'Orange Is the New Black' Star Diane Guerrero on Her Parents' Deportation: 'It Ruined Our Family'

The Orange Is The New Black star wrote a children's book about growing up in the U.S. alone after her parents' deportation

Few celebrities can speak to the trauma of family separation like Orange Is the New Black star Diane Guerrero.

In an exclusive interview with PEOPLE, the 31-year-old actress discusses the middle-grade adaption of her 2016 memoir, My Family Divided, out Tuesday, and the ways the current immigration crisis has dredged up painful memories of her parents’s deportation 17 years ago.

“Immediately I connected so much with these children at the border,” Guerrero says. “I’m a living example of someone who has shared her story [and] who has long-term problems because of my family’s separation. I deal with depression, I have trauma that I have to work on, [and] I have relationship issues that I have to work on.”

In both her adult memoir, In the Country We Love, and her new kids’ book, My Family Divided, Guerrero reflects back on a childhood tainted by the threat of her family’s deportation. Guerrero’s parents, Maria and Hector, came to the United States from Colombia in 1981, with the hopes of finding better opportunity. The family lived in Boston until both of Guerrero’s parents were deported (her older half-brother Eric was deported a few years before).

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Diane Guerrero

Guerrero, a U.S. citizen, was just 14 years old when she was left behind. She decided to stay and live with friends so she could pursue her studies at Boston Arts Academy. Effectively orphaned (she’s only seen her parents sparingly during visits to Colombia), the star told PEOPLE in 2016 that sometimes she has nightmares of the day her parents disappeared. “Sometimes I’ll wake up screaming,” she said.

And now the nightmare is real for the thousands of migrant children who were separated from their parents because of President Donald Trump’s strict immigration policy. On June 20, Trump signed an executive order to reverse his own child separation policy. But attempts to return children to their parents are slow and problematic. (The latest count reveals that 2,551 migrant children who were separated remain in U.S. custody, according to The New York Times.)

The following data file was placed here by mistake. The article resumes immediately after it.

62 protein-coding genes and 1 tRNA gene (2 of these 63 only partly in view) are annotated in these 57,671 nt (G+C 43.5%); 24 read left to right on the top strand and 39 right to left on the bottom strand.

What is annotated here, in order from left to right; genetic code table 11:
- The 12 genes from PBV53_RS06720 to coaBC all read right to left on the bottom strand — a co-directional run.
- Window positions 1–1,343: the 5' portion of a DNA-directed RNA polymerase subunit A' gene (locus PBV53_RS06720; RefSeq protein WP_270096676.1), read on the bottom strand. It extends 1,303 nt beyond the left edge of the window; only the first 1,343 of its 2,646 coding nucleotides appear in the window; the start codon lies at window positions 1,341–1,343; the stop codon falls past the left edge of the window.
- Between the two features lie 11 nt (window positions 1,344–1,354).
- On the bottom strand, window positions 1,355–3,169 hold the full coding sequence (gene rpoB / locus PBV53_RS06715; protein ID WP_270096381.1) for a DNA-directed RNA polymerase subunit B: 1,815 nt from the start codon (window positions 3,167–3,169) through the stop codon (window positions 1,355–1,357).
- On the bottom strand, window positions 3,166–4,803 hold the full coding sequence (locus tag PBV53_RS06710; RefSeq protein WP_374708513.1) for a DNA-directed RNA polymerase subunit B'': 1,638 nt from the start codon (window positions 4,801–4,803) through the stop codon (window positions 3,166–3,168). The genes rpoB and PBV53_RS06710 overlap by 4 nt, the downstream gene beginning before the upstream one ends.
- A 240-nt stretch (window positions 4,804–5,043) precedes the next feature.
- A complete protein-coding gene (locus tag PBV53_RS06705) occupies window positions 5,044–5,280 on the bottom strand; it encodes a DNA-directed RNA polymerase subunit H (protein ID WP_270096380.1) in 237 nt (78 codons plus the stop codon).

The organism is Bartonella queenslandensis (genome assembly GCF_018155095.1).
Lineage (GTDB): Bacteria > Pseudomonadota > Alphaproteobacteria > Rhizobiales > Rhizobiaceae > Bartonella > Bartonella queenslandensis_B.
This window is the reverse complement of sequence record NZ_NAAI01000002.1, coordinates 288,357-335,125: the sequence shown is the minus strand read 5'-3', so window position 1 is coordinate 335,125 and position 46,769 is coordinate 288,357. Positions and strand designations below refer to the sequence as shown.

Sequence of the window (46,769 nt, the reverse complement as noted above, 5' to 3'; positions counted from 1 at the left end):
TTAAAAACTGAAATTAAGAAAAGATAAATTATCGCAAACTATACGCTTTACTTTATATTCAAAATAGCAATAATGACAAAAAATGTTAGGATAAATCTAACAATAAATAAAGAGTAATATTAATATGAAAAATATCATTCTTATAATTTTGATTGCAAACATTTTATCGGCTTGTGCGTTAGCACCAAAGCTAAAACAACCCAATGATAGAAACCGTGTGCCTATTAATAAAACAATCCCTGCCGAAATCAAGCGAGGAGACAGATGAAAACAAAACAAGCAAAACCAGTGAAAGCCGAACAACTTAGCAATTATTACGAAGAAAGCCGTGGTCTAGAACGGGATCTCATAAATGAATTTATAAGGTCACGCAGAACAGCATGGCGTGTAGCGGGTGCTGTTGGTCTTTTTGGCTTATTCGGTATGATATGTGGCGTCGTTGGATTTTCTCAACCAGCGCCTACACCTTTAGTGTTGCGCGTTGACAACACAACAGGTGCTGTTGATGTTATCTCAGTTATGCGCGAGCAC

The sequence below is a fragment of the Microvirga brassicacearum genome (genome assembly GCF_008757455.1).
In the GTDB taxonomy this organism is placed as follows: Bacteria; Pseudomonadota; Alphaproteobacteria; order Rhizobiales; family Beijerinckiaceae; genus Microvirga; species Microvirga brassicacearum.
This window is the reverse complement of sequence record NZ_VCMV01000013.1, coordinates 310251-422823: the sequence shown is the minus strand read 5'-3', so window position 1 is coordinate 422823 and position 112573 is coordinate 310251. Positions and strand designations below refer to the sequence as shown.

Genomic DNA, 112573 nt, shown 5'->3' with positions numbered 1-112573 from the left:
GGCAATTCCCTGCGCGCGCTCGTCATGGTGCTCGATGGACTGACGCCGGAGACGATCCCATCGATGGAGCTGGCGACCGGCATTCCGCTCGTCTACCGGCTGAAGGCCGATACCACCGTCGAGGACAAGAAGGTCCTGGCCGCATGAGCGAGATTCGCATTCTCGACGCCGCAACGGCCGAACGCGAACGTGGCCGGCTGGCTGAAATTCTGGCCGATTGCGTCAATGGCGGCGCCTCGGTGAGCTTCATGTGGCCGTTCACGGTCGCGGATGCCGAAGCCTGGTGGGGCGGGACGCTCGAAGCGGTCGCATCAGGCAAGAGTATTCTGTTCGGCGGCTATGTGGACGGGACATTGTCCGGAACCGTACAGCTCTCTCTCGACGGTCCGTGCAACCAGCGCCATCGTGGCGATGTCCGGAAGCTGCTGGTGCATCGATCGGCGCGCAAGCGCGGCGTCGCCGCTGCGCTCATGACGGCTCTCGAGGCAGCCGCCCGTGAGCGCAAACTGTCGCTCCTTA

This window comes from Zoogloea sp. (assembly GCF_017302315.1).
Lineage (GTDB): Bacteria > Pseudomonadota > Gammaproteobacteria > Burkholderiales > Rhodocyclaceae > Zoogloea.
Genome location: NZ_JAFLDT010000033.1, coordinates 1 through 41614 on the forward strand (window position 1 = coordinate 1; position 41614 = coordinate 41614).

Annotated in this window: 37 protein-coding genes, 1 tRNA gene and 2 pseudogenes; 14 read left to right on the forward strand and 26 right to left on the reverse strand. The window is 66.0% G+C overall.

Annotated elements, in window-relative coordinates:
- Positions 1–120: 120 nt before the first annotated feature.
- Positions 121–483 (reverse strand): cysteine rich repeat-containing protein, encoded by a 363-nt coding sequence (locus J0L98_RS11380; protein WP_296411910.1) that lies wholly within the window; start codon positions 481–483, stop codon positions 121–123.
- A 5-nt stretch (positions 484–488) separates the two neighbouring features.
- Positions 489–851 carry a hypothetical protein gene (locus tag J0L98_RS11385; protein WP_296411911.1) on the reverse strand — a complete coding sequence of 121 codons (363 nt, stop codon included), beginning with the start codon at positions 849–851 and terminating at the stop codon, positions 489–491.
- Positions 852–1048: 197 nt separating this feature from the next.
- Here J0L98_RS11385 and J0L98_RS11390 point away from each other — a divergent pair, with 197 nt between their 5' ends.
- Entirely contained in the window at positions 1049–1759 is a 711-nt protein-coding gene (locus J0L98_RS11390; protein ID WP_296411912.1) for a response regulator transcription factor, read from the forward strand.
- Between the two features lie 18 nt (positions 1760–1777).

“Our children in the United States … have always been attacked and we’ve never seen it more blatant and disgusting than now,” Guerrero says, “with the gun violence in our schools, with the police brutality against black children, and the separation of families. Now [we’re] seeing these refugee kids in cages. Their only crime was to be a refugee and last I checked it wasn’t a crime to be a refugee.”


For Guerrero, the best way she can fight back against immigration policies that have destroyed these families and her own is by sharing her story.

And there’s one fact she wants to make clear: family separation results in unimaginable emotional and physical trauma.

“I know [my mental health issues are] directly correlated to my family’s separation,” Guerrero tells PEOPLE. “That’s something that ‘experts’ [officials in the White House] do not talk about when talking about family separation and deportation in this country. ”

In June, Dr. Fiona Danaher, of MassGeneral Hospital for Children in Boston, explained the long-term impact of trauma like that experienced by migrant families. Such trauma can lead to “changes in physiology that promote physical and mental illness throughout the life course,” she wrote, according to The New York Times. She explained that the consequences of family separation could be felt for generations.

In her adult memoir, Guerrero reveals the personal costs of being torn from her parents, explaining that she suffered from depression, came close to attempting suicide twice, and cut her wrists. She makes a point to include these difficult moments in her middle-grade book.

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Diane Guerrero

“I really would have given anything to have examples of my story that I could relate to, so I wouldn’t have felt so alone,” she says about the importance of adapting her memoir for children. “My story was so taboo and had so much stigma around it. I felt like there really wasn’t a place where I belonged in this world. That is pretty tough [feeling] for a child to grow up with.”

While therapy has helped Guerrero overcome her own trauma, she says her family will never completely heal.

“There will never be any closure for what happened to me and my family,” Guerrero says. “[My parents were deported] and it ruined our family. It ruined a lot of our connection and it has severely damaged our family in irreparable ways.”

But her parents haven’t lost hope, especially as they see that their daughter is using her platform for activism. (She volunteers with the Immigrant Legal Resource Center and Mi Familia Vota.)

“I think that sharing my story has given my parents some solace,” she adds, “and has helped them maybe forgive themselves a little bit more. [Sharing my story] helped them connect with me. Knowing that I am active in this fight makes them very happy.”

My Family Divided is on sale now.

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